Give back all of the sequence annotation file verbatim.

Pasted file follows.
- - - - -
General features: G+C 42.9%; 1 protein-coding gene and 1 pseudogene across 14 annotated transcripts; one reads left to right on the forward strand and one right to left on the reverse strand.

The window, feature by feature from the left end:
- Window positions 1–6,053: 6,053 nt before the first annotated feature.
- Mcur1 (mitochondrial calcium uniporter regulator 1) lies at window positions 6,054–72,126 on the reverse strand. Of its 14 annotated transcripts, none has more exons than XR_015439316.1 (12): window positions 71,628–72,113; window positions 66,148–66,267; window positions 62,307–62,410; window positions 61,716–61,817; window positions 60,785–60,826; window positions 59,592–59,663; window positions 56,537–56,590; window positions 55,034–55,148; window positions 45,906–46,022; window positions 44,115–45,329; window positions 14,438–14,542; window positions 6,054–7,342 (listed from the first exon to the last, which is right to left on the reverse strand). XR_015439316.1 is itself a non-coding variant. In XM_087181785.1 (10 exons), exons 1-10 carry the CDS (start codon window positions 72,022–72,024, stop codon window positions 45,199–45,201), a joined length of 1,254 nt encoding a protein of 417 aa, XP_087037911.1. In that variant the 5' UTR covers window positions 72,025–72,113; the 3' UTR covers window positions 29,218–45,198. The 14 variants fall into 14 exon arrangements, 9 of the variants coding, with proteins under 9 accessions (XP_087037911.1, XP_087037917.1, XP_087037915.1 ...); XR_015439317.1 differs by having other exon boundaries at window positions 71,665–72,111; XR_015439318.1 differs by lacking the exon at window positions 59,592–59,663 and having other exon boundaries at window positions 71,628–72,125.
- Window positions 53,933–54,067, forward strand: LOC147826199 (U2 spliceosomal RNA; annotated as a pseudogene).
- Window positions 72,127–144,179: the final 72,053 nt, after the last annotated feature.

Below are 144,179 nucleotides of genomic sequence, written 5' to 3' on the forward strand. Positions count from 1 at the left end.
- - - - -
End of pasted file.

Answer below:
General features: G+C 42.9%; 1 protein-coding gene and 1 pseudogene across 14 annotated transcripts; one reads left to right on the forward strand and one right to left on the reverse strand.

The window, feature by feature from the left end:
- Window positions 1–6,053: 6,053 nt before the first annotated feature.
- Mcur1 (mitochondrial calcium uniporter regulator 1) lies at window positions 6,054–72,126 on the reverse strand. Of its 14 annotated transcripts, none has more exons than XR_015439316.1 (12): window positions 71,628–72,113; window positions 66,148–66,267; window positions 62,307–62,410; window positions 61,716–61,817; window positions 60,785–60,826; window positions 59,592–59,663; window positions 56,537–56,590; window positions 55,034–55,148; window positions 45,906–46,022; window positions 44,115–45,329; window positions 14,438–14,542; window positions 6,054–7,342 (listed from the first exon to the last, which is right to left on the reverse strand). XR_015439316.1 is itself a non-coding variant. In XM_087181785.1 (10 exons), exons 1-10 carry the CDS (start codon window positions 72,022–72,024, stop codon window positions 45,199–45,201), a joined length of 1,254 nt encoding a protein of 417 aa, XP_087037911.1. In that variant the 5' UTR covers window positions 72,025–72,113; the 3' UTR covers window positions 29,218–45,198. The 14 variants fall into 14 exon arrangements, 9 of the variants coding, with proteins under 9 accessions (XP_087037911.1, XP_087037917.1, XP_087037915.1 ...); XR_015439317.1 differs by having other exon boundaries at window positions 71,665–72,111; XR_015439318.1 differs by lacking the exon at window positions 59,592–59,663 and having other exon boundaries at window positions 71,628–72,125.
- Window positions 53,933–54,067, forward strand: LOC147826199 (U2 spliceosomal RNA; annotated as a pseudogene).
- Window positions 72,127–144,179: the final 72,053 nt, after the last annotated feature.

Below are 144,179 nucleotides of genomic sequence, written 5' to 3' on the forward strand. Positions count from 1 at the left end.